@B4FA: Agricultural scientists tackle communication challenges in East Africa, by B4FA Fellow Lominda Afedraru http://t.co/KfOGEO5v4z

03:18 AM Apr 29

An introduction to genes and crops

Modern genetics and crop improvement

Modifying the genes of crops is the defining feature of the domestication of plants for agriculture. It has been practiced for thousands of years, and in its various forms, has provided us with all the crops we depend for our existence.

Two discoveries made it possible to understand the basis of how plants change through traditional breeding methods. The first of these was the discovery of the basic principles of genetics – the finding that what makes a species distinctive, and also each individual unique among all others, is the information locked in our genetic make-up. Each cell of the millions that compose an organism carries in long, folded strands of DNA-the blueprint of life, thousands of discrete information units, genes.  It is genes that are the basis of heredity: we look like our parents because we have inherited our genes from them, and our children look like us because we passed on our genes to them. So, what our ancestors did unknowingly when they settled down to cultivate the land is to start a process of shuffling/combining genes between closely related plants which were capable of breeding with each other, and selecting the combinations that made better crops.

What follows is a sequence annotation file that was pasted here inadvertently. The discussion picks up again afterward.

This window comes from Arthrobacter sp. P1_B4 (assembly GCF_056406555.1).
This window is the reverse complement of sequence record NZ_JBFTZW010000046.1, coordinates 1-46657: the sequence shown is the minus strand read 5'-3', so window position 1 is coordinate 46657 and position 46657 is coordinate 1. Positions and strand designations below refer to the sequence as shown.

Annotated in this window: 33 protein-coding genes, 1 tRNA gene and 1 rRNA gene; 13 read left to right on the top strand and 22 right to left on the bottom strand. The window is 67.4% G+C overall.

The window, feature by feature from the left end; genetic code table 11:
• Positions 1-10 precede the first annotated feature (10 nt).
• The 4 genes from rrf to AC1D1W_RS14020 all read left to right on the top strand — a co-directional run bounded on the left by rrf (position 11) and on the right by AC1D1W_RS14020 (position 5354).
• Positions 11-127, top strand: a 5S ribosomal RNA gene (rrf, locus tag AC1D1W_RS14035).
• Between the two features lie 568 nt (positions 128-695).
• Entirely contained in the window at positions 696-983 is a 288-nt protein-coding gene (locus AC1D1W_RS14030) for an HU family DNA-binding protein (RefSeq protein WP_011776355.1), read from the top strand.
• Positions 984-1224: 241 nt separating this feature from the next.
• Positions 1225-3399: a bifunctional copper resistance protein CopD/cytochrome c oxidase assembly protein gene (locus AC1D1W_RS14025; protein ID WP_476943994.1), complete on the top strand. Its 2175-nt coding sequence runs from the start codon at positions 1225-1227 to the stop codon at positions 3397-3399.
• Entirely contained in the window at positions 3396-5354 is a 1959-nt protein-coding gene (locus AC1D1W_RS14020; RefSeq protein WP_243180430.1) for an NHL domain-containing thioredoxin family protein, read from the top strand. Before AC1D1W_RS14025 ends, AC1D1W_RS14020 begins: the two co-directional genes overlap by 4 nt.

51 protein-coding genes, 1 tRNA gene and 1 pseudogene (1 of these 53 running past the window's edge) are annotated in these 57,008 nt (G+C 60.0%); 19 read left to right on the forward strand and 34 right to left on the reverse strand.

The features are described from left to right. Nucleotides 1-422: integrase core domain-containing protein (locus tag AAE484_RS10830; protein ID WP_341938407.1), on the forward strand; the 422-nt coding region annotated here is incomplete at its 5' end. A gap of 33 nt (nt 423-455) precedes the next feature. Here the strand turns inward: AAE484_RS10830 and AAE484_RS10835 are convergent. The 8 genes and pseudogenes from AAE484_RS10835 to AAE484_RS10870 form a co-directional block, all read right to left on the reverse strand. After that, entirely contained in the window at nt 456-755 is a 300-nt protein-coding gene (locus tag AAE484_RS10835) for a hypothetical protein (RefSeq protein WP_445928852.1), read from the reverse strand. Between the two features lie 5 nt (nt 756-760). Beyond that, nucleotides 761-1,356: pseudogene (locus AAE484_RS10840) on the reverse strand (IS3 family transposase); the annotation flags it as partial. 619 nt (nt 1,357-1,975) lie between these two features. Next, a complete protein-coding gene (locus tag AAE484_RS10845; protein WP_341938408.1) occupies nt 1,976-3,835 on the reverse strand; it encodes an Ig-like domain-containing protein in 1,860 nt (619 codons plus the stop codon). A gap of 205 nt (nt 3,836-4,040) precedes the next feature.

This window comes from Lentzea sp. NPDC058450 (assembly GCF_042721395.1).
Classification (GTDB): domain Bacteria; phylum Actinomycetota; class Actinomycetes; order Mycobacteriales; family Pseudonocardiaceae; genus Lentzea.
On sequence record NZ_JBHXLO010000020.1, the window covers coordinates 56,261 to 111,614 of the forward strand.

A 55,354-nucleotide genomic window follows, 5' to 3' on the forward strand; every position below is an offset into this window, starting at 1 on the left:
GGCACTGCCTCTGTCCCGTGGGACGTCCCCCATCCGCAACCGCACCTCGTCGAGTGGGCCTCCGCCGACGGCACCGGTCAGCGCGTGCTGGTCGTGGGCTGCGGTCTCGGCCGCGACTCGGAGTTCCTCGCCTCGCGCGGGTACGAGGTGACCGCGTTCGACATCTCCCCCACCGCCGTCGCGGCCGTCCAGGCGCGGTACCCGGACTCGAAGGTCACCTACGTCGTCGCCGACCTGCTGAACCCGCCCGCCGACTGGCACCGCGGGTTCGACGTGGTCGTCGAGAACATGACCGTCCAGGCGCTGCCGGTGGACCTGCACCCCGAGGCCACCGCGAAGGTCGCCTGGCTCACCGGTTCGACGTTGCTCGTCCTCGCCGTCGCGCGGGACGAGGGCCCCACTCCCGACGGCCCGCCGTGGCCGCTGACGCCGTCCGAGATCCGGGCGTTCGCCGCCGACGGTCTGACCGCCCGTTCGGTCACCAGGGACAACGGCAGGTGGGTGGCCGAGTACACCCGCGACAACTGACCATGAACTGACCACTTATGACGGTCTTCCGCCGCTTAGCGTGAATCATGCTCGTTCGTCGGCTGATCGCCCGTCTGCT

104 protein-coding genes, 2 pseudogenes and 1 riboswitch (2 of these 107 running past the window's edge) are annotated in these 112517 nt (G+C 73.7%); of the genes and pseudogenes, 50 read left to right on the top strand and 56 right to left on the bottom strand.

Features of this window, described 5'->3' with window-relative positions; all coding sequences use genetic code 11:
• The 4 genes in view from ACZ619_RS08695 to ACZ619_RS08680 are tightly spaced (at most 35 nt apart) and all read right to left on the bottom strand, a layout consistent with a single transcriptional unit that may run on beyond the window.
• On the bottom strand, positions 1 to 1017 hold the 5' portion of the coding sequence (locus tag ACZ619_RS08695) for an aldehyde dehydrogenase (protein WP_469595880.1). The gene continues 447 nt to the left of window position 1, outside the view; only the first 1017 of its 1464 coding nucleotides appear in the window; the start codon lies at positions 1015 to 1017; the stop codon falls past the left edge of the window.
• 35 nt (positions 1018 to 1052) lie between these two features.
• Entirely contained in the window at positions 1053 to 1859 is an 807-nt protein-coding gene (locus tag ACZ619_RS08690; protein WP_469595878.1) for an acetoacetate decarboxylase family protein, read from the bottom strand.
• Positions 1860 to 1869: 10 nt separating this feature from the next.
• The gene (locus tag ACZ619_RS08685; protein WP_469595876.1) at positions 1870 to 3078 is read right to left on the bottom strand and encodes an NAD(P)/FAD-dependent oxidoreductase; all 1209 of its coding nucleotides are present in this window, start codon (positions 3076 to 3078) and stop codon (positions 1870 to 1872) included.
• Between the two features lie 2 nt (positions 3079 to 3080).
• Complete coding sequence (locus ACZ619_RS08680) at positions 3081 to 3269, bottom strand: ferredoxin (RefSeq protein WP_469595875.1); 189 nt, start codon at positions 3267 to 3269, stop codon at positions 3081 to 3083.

The second discovery was that the information encoded in genes is written in a universal language, the genetic code: all living organisms share it. This is the language of life. Modern molecular biology has made it possible to identify genes and to determine their function and role in crop improvement, thus aiding in the more rapid selection of the useful products of conventional cross breeding. It has also made it possible to isolate desirable genes from any organism, modify them, and reintroduce them into plants. Modern genetics has therefore provided tools to make conventional breeding more rapid and efficient, and also allowed breeders to increase variation within a crop beyond only being able to use populations of the same species and its close relatives.

Modern biotechnology is never a stand-alone solution – these tools need to be combined with conventional breeding techniques and good agricultural practices.